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At Boston March, Protestors Urge India, Pak to Maintain Peace

Dozens of Indians, Pakistanis and locals urged the two countries to utilise dialogue to resolve tensions after the Pulwama attack.

Massachusetts: It was 35°F (-2°C) and three hours before snow was to hit the Greater Boston area, when over 100 people gathered on the steps of the Massachusetts Institute of Technology (MIT) to protest for peace in South Asia on March 3, 2019.

The protesters gathered to oppose the escalating tensions between the nuclear neighbours and rivals, India and Pakistan, after more than 40 Indian paramilitary officers were killed by a suicide bombing in Pulwama, Kashmir, by the Pakistan-based terror organisation Jaish-e-Mohammed. The attack was followed by Indian air strikes on Pakistan. While tensions have subsided after Pakistan released captured Indian pilot, Wing Commander Abhinandan Varthaman, cross-border shelling continues on the Kashmir border.

Aruna Roy. Credit: Bansari Kamdar

“I am a pacifist and I certainly don’t believe in war,” said Aruna Roy, a prominent Indian activist on why she decided to join the standout. She founded the Mazdoor Kisan Shakti Sangathan (MKSS) and led the Right to Information campaign. “There are issues between the two countries that need to be settled. I also believe that those who are affected by terrorism should have a recourse – not through violence but through dialogue,” she added.

Roy called for love as a solution over war, alongside dozens of Indians, Pakistanis and local South Asian and American activists.

“It is interfering with people’s lives, particularly people who don’t believe in war,” said Cyma Firdous, a Pakistani physician on why she travelled from the neighboring state of New Hampshire to join the Cambridge’s Global Standout for Peace.

“India needs to work on Kashmir. They cannot let children grow up with post-traumatic stress disorder (PTSD) surrounded by the violence. Pakistan also needs to tackle extremism in its borders. We cannot raid the camps once in a while and then forget about them. Both sides need to work on these issues,” she said.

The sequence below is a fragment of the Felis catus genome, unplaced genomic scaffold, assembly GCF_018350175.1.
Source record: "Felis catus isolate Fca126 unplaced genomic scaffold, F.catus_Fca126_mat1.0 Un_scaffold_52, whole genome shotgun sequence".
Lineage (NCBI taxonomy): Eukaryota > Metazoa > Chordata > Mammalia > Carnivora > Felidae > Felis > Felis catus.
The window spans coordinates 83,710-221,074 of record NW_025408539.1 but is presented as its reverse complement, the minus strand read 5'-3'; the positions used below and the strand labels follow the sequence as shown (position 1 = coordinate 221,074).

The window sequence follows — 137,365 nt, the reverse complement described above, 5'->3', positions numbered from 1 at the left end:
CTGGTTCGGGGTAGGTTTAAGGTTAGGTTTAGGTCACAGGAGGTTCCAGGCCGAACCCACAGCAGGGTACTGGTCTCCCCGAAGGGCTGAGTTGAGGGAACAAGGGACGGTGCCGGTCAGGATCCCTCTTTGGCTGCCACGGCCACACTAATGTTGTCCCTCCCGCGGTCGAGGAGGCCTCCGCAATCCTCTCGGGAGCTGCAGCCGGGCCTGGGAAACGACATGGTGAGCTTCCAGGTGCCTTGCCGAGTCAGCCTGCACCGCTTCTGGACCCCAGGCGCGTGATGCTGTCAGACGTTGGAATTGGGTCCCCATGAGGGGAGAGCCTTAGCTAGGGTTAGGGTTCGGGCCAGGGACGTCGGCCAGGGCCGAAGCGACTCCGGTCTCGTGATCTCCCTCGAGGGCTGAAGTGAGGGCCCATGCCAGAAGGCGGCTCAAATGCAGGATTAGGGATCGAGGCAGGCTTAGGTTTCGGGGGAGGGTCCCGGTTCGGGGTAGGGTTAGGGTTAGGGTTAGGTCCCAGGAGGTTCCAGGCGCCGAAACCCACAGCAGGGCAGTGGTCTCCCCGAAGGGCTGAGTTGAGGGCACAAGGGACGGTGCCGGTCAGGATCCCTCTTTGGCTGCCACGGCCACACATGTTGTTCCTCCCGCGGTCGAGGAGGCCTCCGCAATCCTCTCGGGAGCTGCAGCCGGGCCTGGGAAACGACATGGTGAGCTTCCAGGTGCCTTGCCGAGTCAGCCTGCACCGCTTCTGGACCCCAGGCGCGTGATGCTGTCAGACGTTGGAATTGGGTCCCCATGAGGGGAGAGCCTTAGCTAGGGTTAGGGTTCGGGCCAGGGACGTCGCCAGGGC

The Cambridge Global Standout for Peace was held in conjunction with similar protests around the world in Bangalore, Kolkata, Karachi, New York, Washington DC and San Francisco. The event featured organisations like the Global Stand Out For Peace Community, Aazaad Lab, Answer Coalition, the Coalition for a Democratic India and Aman ki Asha.

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Activists like Satyanarayan Ray Pitambar Mohapatra, who spoke on behalf of the ANSWER (Act Now to Stop War And End Racism) Coalition, raised questions about war profiteering and capitalism. He particularly criticised how “war between the two nations will be a ​double whammy ​for the workers and the farmers as they are the one who will be slaughtered at the front, and not the ruling classes of both the nations.”

“Say no to war between India and Pakistan. Resist the warmongers. Fight the ruling classes and not with each other,” he added.

Protestors gathered to urge peace between the two countries. Credit: Bansari Kamdar

Other speeches called for dialogue between the nations. The protestors stood up for national anthems from both sides of the border. There were also speeches criticising the deteriorating state of Kashmir and the rising violence in the valley, Some Kashmiri activists raised calls for “azadi”. There was collective opposition to the cost incurred by Kashmir in the tug-of-war between the two neighbours.

A Pakistani speaker also a recitited Indian poet Sahir Ludhianvi’s ‘Aye Sharif Insaano’.

Ludhianvi’s lines like: “jung to khud hi ek masla hai, jung kya masalon ka hal degi; aag aur khoon aaj bakshegi, bhookh aur ehtiyaj kal degi;” resonated deeply with the diverse crowd, still protesting in rapidly declining sub-zero temperatures.

Bansari Kamdar is a freelance journalist from India. She specialises in South Asian political economy, gender and security issues.

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